Mr. DE ANDA: The church is really important, because they give us all the moral support that we need. They say you are not alone.

Rev. CORRAL: I think the church has in many ways been a mediating institution in the United States culturally, one of those institutions that helps people come together in good times and in bad times, and so certainly people feel a certain confidence, certain openness from the church to help when times are not so good.

LAWTON: The church put de Anda in touch with activists who helped him push the bank for a loan modification. Now he’s helping rally people in the policy battle on the local and national level.

Raul De Anda

Mr. DE ANDA: Every working man, working family, has to have a home, but has to have a home where they can afford to pay on their salary.

ACTIVIST (at rally): God is going to send us a miracle.

LAWTON: The national network of faith-based community groups called PICO is leading the campaign to stop preventable foreclosures and to put bank-owned vacant property back into the hands of families. They are lobbying government officials for a national, standardized loan modification program and for more regulation of banks and loan servicers, and they say not just banks, but troubled homeowners as well should get some of the government’s $700 billion bailout.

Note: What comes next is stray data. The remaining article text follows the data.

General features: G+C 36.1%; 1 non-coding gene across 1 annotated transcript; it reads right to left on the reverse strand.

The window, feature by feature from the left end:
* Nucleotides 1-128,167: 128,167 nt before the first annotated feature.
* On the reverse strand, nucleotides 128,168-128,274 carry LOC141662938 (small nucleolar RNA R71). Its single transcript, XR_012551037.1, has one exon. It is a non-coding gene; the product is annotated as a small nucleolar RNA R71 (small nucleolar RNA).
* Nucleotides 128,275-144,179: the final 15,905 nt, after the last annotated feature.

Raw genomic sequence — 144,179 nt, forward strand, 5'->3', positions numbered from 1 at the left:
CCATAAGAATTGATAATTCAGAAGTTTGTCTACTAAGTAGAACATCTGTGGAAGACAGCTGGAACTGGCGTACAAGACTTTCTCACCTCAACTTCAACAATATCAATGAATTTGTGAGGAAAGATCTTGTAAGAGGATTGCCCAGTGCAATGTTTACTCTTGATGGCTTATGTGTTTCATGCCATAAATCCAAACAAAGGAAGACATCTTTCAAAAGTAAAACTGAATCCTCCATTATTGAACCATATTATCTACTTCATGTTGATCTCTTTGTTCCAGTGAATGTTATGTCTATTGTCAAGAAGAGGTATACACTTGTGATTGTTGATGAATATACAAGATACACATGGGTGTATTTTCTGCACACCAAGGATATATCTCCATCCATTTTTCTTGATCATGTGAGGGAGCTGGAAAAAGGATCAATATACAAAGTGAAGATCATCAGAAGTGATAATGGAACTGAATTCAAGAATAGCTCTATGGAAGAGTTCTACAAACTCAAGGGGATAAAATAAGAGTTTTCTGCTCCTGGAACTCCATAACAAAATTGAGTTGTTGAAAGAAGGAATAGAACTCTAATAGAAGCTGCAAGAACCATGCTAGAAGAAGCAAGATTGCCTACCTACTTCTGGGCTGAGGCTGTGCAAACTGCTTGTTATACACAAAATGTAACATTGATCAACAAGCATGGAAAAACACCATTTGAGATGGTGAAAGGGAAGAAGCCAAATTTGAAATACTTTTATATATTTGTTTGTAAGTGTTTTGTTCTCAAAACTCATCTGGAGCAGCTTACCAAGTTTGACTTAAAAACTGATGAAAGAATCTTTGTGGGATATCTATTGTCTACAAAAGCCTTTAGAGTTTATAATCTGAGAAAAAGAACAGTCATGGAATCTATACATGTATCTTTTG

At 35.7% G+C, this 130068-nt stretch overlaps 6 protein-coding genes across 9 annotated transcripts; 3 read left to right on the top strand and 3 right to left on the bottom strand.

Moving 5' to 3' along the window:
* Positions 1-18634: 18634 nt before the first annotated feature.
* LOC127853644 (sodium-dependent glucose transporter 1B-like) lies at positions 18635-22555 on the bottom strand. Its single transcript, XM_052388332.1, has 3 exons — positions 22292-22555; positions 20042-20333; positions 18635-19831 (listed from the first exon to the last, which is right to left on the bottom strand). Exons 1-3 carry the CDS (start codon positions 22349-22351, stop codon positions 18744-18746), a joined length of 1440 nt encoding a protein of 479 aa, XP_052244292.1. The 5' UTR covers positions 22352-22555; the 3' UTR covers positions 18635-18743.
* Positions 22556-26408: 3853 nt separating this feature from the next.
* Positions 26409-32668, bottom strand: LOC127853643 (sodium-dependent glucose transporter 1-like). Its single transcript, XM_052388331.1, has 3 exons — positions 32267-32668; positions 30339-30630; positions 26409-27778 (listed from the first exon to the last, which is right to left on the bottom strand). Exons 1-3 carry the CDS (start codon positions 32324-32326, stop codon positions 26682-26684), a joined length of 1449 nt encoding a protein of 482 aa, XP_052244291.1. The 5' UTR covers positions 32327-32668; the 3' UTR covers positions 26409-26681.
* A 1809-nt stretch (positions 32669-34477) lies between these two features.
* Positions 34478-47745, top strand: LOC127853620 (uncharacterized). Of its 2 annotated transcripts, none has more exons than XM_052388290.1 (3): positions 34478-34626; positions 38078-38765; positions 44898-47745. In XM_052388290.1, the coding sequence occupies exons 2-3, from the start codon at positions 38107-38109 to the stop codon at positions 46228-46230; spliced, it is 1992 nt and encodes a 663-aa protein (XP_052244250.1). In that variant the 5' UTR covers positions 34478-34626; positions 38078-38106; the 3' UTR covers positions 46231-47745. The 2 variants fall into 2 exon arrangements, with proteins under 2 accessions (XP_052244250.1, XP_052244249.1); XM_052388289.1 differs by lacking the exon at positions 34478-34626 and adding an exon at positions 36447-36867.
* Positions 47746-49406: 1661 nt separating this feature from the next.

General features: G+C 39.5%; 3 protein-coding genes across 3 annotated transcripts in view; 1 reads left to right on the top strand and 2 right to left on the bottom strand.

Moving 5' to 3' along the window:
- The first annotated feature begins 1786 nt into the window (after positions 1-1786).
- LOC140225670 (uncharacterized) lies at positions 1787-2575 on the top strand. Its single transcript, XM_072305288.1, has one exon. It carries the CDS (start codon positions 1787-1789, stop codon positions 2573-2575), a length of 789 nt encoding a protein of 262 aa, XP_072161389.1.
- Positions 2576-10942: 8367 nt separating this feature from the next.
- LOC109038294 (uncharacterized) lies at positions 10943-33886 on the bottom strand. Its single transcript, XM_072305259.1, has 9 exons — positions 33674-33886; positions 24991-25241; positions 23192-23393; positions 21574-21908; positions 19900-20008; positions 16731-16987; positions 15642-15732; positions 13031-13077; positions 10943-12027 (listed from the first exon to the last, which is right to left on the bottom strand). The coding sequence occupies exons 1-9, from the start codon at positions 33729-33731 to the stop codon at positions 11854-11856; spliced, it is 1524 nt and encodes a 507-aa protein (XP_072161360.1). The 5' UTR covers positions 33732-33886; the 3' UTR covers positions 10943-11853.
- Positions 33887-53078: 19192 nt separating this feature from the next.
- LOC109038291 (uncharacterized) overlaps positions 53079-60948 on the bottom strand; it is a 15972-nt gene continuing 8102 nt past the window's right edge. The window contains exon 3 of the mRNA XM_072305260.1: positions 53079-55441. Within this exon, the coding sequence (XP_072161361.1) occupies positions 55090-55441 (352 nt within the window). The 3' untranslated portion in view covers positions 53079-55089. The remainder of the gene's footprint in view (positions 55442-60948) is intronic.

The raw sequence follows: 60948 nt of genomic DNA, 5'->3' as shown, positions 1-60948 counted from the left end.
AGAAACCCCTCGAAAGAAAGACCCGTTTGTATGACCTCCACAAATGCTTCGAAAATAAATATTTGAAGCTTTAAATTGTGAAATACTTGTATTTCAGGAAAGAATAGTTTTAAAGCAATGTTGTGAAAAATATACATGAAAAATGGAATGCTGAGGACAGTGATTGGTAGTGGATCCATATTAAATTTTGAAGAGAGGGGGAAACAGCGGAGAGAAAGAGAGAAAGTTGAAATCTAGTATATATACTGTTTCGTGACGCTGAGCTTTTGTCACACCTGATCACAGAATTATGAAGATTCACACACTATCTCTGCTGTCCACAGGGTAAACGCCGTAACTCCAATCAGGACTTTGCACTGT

CLERGYWOMAN (at rally): It’s about families at risk. But it’s also about the many congregations, Christian, Jewish and Muslim trying to help those families at risk weather the storm.

Mr. AMATO: It’s a matter of justice, a matter of equality to opportunity, a matter of keeping our society cohesive.

LAWTON: The de Andas are among the very few who have made some progress, albeit temporary progress. Just before Christmas, the bank granted them a loan modification and lowered their payments for the next six months. In the meantime, the de Andas will be trying to convert the loan into a 30-year fixed-rate mortgage. They are determined to hang on.

Mr. DE ANDA: The home is the most important thing for a family. Without a home, I don’t think it can be a complete family.

LAWTON: And they say working with the faith-based network gives them hope that they will indeed succeed. I’m Kim Lawton in Antioch, California.